New laws combatting illegal phoenix activities have been coming through thick and fast over the last 8 months. The most recent, introduced to parliament on February 13, is the Treasury Laws Amendment (Combatting Illegal Phoenixing) Bill 2019 (the Bill).
The Bill builds on 2 previous additions to the anti-phoenixing legislative arsenal:
- the Treasury Laws Amendment (2018 Measures No. 1) Act 2018 (Cth) commenced on July 1, 2018 and requires GST on residential property purchases to bypass potential phoenixers and be paid direct to the ATO by the purchaser.
- the Insolvency Practice Rules (Corporations) Amendment (Restricting Related Creditor Voting Rights) Rules 2018 commenced December 7, 2018 and prevents related creditors unfairly influencing an external administration, for example by voting to replace an independent administrator with one who is complicit in the company’s dodgy dealings.
The current Bill before parliament proposes 4 further measures to combat illegal phoenixing:
New phoenix offences
Schedule 1 introduces new offences prohibiting the transfer of company property for less than market value where the intent is to cheat creditors of the benefit of that property in liquidation (creditor-defeating dispositions). Company officers and ‘other persons’ (e.g. pre-insolvency advisors) responsible for making or facilitating such dispositions can be subject to criminal charges, civil penalties and compensation orders.
Cost and uncertainty in establishing when a company becomes insolvent has hampered liquidators’ ability to pursue recovery actions in the past. Schedule 1 facilitates liquidators and ASIC to recover voidable creditor-defeating dispositions by extending the period in which the transactions may be voidable to 12 months prior to the company entering external administration.
The amendments allow ASIC to intervene where a liquidator fails to appropriately pursue recovery actions, for example where the liquidator is party to the illegal phoenix activity.
More accountability for resigning directors
Enabled by gaps in the current legislation, it has been possible to backdate company director resignations to avoid accountability and penalty, or to shift responsibility onto other directors. The current provisions paradoxically require a company to have at least one director but don’t prevent a sole director from resigning, even where no other director is appointed.
Schedule 2 of the Bill has director accountability in the crosshairs.
Under the proposed amendments, a director’s resignation date, if notice is received more than 28 days after the claimed date, is taken to be from the date that notification was received by ASIC.
Director resignations will only be able to be backdated on application to ASIC if within 56 days, or the court if within 12 months, of the purported resignation date.
In the new regime a director will be unable to resign or be removed by resolution if the company would be left without a director by the end of the same day, except in the case of winding up of a company.
Director penalties to include GST and GST estimates.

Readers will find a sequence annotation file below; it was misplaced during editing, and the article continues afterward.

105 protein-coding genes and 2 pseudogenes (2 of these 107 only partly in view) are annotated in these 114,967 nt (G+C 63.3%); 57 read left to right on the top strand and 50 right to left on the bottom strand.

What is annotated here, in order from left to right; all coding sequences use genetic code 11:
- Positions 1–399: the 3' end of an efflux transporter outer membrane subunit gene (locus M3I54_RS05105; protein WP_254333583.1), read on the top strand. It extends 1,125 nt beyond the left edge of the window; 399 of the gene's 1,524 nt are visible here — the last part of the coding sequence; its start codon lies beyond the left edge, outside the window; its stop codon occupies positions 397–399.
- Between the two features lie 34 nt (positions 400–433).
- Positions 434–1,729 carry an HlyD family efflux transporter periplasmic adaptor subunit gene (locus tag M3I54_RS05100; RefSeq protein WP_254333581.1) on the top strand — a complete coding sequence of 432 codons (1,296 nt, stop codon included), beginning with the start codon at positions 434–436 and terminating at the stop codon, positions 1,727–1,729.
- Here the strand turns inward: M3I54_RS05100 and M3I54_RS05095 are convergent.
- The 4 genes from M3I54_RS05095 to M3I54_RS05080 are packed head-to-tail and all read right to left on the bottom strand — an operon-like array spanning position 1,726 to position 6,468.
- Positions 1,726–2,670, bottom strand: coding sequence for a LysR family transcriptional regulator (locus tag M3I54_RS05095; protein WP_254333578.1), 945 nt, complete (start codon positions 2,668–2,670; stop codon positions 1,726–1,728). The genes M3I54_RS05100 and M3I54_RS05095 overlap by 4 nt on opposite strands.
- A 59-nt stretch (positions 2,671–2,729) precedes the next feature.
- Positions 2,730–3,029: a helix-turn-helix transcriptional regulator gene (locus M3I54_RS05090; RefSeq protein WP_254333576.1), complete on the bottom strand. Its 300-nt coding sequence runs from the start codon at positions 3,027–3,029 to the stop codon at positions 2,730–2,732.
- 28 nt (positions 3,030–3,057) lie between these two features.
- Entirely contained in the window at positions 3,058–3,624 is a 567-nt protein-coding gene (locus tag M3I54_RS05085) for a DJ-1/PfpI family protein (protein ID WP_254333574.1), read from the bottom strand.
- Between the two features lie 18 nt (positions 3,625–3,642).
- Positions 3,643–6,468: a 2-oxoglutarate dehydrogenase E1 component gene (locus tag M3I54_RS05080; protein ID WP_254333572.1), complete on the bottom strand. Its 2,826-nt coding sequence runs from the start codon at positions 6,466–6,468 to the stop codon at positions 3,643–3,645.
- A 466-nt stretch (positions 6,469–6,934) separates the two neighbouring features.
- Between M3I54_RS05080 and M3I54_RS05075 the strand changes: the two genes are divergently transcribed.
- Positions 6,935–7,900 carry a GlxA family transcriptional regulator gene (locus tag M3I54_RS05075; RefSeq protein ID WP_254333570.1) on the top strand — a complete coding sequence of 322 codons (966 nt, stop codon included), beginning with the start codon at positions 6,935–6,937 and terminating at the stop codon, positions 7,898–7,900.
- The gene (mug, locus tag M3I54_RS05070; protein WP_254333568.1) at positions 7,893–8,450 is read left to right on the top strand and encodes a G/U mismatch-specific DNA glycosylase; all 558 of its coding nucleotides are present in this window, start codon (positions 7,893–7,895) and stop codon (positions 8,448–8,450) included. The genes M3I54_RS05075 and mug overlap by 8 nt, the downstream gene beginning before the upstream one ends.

The Treasury Laws Amendment (2018 Measures No. 1) Act 2018 (Cth), came into force on July 1, 2018 and keeps GST out of the hands of phoenixers by requiring that GST on residential property purchases to be paid direct to the ATO by the purchaser.
Schedule 3 of the new Bill beefs up GST compliance further. Currently a business can delay its GST liabilities by failing to lodge a return. Schedule 3 authorises the Commissioner to make and collect estimates of GST liabilities that, under the new legislation, become payable on the day the company was required to lodge a GST return whether the return is lodged or not. GST (including LCT and WET) is also included in the Director Penalty Regime making directors personally liable for a company’s outstanding GST liabilities.
Retention of tax refunds
Working in concert with Schedule 3, Schedule 4 of the Bill authorises the Commissioner to retain a refund to a taxpayer who has any outstanding lodgements or information required by the Commissioner.
The current law allows retention of refunds where a taxpayer has an outstanding notification under BAS or PRRT provisions. A feature of illegal phoenixing is often delayed lodgement of returns that will result in a liability, and brisk lodgement of returns that will result in a credit. An illegitimate refund is claimed and stripped from the company before it is placed in liquidation.
Under the new measures the Commissioner can retain a refund until any outstanding return is lodged or information provided and apply the refund towards assessed outstanding taxes.
This measure is intended to complement the work being done to identify high-risk individuals and it is envisaged that the Commissioner will apply this new discretion to these operators in particular.
Company directors, their advisers and agents are focussed in the crosshairs of smarter, more robust anti-phoenixing monitoring and legislation. Expert advice from reputable practitioners is becoming imperative to help your clients comply with the increasing legislation and avoid pitfalls if insolvency comes knocking.